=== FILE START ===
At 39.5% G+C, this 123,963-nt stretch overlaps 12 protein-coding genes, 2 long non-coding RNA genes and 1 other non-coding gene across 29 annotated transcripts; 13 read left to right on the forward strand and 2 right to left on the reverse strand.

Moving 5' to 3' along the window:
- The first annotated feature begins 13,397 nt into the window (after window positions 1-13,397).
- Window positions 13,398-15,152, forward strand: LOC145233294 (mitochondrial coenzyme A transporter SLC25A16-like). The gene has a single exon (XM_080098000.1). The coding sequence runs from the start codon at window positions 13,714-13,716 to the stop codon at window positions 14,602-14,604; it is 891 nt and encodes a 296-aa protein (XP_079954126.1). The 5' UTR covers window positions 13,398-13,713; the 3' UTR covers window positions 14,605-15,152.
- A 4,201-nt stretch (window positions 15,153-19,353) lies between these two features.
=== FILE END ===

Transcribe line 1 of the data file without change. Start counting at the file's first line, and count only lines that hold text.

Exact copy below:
At 39.5% G+C, this 123,963-nt stretch overlaps 12 protein-coding genes, 2 long non-coding RNA genes and 1 other non-coding gene across 29 annotated transcripts; 13 read left to right on the forward strand and 2 right to left on the reverse strand.